The problem is that everyone has a camera these days - even if it's just an iPhone - and it's almost 'too easy' to take pictures now that cameras are digital. The world is also a smaller place these days, with the arrival of cheap flights and a general rise in income and wealth. It takes a special talent to make it as a photographer, and part of that talent is being able to make the most of it.

What do I need to do first?

  1. Buy a camera
    If you want to make money out of photography, your first job is to get yourself a decent camera, and that means a digital SLR (or DSLR). The easiest way to earn cash is through so-called microstock agencies - which means selling pictures online in exchange for royalty payments - and they usually require shots to be taken with a camera that has at least 12 megapixels, if not more. You can obviously try to sell holiday snaps from your 'back catalogue', but, as I found out to my cost, it ain't easy. Once you've decided to buy a DSLR, the two main brands to choose from are Nikon and Canon. There isn't much between them these days, and the only reason I chose Nikon is that I didn't want a camera from a company that made photocopiers! They both make good lenses, but, unfortunately, they have different mounts, so one you go with one or the other you're locked in. I have various lenses ranging from an 18-35mm wide angle zoom to a 105mm macro lens for close-up work to an 80-400mm mid-range zoom, but I also rent an 800mm lens from Lenses for Hire whenever I go on a major wildlife photography trip.
  2. Buy a laptop
    If you don't have one already, buying a decent laptop is great for photography. I take mine with me on all my trips, and it means that I can work on my images every evening after I get back from a shoot or a game drive. I should warn you, though, that the so-called RAW files from digital cameras are very large (in the case of my camera over 40MB each!), so I'd recommend getting as fast a processor as possible and as much memory and hard disk space as you can afford. You should also arrange a back-up system: the last thing you need is for your life's work to disappear thanks to a software glitch! You could use an external hard drive, but I prefer backing up to the cloud just to be on the safe side. I use CrashPlan, which automatically detects any added, edited or deleted files and backs up the changes in real time, but there are other similar products out there.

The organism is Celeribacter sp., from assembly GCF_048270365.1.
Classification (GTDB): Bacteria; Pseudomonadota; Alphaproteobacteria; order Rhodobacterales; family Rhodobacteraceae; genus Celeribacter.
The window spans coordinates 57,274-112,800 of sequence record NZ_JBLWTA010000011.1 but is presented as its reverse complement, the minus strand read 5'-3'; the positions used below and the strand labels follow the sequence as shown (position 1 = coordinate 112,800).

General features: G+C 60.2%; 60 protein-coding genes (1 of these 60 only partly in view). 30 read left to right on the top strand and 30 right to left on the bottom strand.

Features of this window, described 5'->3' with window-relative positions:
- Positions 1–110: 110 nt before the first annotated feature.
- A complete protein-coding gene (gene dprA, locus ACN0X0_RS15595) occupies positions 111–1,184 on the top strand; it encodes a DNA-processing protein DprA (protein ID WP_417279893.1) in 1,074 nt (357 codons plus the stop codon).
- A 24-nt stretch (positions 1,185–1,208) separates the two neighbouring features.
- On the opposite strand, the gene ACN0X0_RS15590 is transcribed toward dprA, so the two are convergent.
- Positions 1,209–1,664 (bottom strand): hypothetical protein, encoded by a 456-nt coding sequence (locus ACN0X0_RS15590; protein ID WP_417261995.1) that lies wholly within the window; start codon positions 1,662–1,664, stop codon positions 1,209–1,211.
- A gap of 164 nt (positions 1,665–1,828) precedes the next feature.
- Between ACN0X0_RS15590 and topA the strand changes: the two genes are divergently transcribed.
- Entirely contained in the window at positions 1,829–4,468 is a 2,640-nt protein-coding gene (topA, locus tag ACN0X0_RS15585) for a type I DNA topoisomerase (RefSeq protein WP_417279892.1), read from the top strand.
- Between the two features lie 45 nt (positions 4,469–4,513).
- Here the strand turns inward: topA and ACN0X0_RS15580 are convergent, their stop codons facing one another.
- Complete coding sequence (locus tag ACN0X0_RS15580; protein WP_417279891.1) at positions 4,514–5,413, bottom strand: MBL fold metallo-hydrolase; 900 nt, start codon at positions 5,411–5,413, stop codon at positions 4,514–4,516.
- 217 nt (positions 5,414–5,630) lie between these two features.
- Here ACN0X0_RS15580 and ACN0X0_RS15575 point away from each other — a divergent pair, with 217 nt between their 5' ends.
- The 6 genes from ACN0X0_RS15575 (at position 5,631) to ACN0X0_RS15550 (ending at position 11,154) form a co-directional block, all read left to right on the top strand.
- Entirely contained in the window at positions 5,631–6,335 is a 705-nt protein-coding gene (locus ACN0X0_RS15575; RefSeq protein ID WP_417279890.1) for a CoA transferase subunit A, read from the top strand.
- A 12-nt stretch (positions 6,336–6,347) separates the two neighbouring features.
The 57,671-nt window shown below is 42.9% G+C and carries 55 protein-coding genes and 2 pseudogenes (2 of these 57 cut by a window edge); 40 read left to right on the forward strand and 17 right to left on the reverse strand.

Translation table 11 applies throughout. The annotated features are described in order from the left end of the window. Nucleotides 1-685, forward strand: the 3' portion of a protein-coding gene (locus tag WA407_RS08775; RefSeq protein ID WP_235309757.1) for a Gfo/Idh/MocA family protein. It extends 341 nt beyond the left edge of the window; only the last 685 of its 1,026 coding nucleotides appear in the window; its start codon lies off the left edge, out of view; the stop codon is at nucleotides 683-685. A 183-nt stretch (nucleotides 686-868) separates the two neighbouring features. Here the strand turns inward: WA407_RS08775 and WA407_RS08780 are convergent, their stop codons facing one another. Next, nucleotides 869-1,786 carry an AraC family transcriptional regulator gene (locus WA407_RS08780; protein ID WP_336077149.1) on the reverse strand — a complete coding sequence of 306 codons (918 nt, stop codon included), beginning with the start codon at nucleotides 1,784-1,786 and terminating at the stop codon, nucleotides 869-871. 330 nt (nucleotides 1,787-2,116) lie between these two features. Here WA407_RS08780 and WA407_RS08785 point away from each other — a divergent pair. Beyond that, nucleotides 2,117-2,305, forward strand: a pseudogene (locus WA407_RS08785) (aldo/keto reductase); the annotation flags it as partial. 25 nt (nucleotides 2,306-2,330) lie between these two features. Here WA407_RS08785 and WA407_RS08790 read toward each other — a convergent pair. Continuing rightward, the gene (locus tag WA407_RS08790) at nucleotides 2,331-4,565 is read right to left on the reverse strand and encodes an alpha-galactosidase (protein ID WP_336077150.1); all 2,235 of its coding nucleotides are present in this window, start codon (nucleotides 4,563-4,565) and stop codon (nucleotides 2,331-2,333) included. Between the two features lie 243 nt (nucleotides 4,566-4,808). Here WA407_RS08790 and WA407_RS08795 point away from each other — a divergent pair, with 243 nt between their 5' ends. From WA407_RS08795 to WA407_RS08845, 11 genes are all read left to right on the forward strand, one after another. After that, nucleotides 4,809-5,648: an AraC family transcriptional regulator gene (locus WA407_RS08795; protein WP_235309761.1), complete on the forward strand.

3. Subscribe to Lightroom
    Adobe Lightroom Creative Cloud is the choice of professionals and serious amateurs for organising and editing their photographs. It only costs around £8 a month (including Photoshop), and it's a very powerful tool, as well as being relatively easy to use once you've mastered the basics. Digital photographs never come out of the camera looking perfect, so it's always a good idea to try and improve the contrast, highlight and shadow areas and anything else you need to. If you're selling through agencies, you'll also need to add titles, captions and keywords (plus any other fields you're asked to fill in), and all that is possible with Lightroom. It's a pain to do for each individual photograph, but you can 'synchronise' any changes you make across a number of pictures, and you only need to do it once. If you've never used it before, I suggest you to do what I did and watch Anthony Morganti's series of free YouTube videos on Lightroom. He takes you through all the functionality, and it's an easy way to learn.